How to tell if a T. rex is expecting

Chemical test of fossil detects a kind of estrogen-fueled bone that’s also found in egg-producing female birds

T. rex and bone

IT’S A GIRL  New chemical analyses can reveal whether a T. rex was “pregnant,” and thus female, by detecting the presence of loosely woven “medullary bone” (light colored material in inset picture) inside a fossilized bone.

Sofia Santos/Shutterstock, inset: M. Schweitzer et al/Scientific Reports 2016

Call it a T. rex pregnancy test.

Chemical analyses of fingernail-sized slivers of bone can reveal whether a Tyrannosaurus rex was expecting, paleontologist Mary Schweitzer of North Carolina State University in Raleigh and colleagues report March 15 in Scientific Reports.

The analyses confirm that T. rex had medullary bone, a type of reproductive tissue found in female birds, but only when they’re producing eggs, or “in lay.” Scientists had hypothesized that dinosaurs might have this tissue, too, and in 2005 Schweitzer’s team spotted what looked like medullary bone in a 70-million-year-old T. rex fossil found in Montana (the dino was about 18 years old when it died).

A colleague had sent Schweitzer a box filled with the dinosaur’s bones, she says. “I pulled the first fragment out and said, ‘Oh my gosh! It’s a girl and it’s pregnant.’” But she didn’t know for sure.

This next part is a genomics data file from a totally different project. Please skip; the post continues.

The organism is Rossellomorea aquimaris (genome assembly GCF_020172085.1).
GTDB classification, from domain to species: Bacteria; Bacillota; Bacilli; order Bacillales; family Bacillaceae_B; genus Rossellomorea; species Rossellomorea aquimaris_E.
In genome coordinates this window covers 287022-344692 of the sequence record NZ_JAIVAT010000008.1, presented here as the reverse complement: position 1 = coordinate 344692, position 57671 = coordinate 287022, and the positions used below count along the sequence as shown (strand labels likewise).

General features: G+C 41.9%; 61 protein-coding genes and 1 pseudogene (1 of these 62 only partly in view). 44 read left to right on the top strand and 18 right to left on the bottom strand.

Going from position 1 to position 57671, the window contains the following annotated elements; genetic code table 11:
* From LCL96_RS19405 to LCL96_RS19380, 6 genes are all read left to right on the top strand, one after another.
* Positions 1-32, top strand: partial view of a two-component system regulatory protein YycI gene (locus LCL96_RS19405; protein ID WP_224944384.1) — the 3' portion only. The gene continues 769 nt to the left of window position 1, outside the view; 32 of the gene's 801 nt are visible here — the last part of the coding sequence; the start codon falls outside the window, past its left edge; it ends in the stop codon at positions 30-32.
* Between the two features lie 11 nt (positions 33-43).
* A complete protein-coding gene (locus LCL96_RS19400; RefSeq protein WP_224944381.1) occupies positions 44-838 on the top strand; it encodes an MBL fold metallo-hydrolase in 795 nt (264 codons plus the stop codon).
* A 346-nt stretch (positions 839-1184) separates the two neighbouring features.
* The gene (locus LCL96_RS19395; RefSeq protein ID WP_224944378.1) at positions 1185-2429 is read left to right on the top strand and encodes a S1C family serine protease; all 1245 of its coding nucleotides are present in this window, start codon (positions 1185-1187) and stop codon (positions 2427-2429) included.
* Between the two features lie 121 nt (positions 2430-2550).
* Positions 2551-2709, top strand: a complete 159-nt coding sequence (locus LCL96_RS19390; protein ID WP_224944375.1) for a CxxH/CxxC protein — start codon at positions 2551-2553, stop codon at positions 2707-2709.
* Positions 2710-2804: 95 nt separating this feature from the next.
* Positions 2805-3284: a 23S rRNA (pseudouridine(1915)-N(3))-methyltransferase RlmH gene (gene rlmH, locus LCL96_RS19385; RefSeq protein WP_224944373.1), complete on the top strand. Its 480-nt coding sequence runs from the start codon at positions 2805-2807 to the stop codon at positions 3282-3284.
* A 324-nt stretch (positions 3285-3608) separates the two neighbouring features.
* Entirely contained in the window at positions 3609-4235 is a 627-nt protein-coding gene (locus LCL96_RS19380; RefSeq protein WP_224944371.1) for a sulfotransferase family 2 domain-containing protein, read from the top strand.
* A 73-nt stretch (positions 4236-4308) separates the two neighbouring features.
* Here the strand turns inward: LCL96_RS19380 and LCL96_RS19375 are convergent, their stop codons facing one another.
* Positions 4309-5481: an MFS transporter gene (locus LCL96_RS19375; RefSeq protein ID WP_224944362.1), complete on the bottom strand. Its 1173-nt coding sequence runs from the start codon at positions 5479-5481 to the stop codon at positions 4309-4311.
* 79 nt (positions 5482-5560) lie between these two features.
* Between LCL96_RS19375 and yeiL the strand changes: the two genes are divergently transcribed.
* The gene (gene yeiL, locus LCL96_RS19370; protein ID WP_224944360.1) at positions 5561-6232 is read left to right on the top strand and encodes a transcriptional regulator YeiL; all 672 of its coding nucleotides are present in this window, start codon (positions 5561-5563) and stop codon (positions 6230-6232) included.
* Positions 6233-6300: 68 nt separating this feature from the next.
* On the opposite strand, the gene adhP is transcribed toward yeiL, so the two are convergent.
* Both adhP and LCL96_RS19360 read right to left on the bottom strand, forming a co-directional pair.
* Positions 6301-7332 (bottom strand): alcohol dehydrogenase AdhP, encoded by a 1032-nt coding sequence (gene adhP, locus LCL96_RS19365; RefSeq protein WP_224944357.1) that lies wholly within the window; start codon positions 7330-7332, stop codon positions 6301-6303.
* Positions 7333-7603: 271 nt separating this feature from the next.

Medullary bone has a distinct appearance: It fills the inner cavities of bones and is loosely woven and pocked with holes — kind of like a sponge. Other bone tissue, such as healing fractures, can mimic the look. Now, Schweitzer’s team has tested the T. rex tissue for keratan sulfate, a chemical found in medullary bone, but not other bone types. As suspected, the team saw evidence of the chemical.

Detecting medullary bone means that scientists can identify dinosaurs that were in lay. But the analyses do require destroying a bit of fossil. And there’s still no way to tell males from “nonpregnant” females. Eventually, though, that’s the idea, Schweitzer says. Now that she knows her T. rex was a girl, she wants to examine it for other features that could be linked to sex.  

Meghan Rosen is a staff writer who reports on the life sciences for Science News. She earned a Ph.D. in biochemistry and molecular biology with an emphasis in biotechnology from the University of California, Davis, and later graduated from the science communication program at UC Santa Cruz.

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